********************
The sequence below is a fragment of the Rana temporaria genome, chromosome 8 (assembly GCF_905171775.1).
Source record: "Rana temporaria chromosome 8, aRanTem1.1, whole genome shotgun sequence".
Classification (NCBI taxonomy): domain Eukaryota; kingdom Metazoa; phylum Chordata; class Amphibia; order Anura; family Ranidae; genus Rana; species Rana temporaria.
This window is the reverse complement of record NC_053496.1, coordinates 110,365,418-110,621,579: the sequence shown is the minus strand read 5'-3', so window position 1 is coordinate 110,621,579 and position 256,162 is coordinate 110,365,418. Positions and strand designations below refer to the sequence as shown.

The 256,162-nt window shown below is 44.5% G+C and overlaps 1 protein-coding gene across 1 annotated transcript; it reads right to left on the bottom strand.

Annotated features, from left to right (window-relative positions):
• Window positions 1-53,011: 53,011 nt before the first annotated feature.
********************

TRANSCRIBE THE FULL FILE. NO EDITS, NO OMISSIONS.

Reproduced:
The sequence below is a fragment of the Rana temporaria genome, chromosome 8 (assembly GCF_905171775.1).
Source record: "Rana temporaria chromosome 8, aRanTem1.1, whole genome shotgun sequence".
Classification (NCBI taxonomy): domain Eukaryota; kingdom Metazoa; phylum Chordata; class Amphibia; order Anura; family Ranidae; genus Rana; species Rana temporaria.
This window is the reverse complement of record NC_053496.1, coordinates 110,365,418-110,621,579: the sequence shown is the minus strand read 5'-3', so window position 1 is coordinate 110,621,579 and position 256,162 is coordinate 110,365,418. Positions and strand designations below refer to the sequence as shown.

The 256,162-nt window shown below is 44.5% G+C and overlaps 1 protein-coding gene across 1 annotated transcript; it reads right to left on the bottom strand.

Annotated features, from left to right (window-relative positions):
• Window positions 1-53,011: 53,011 nt before the first annotated feature.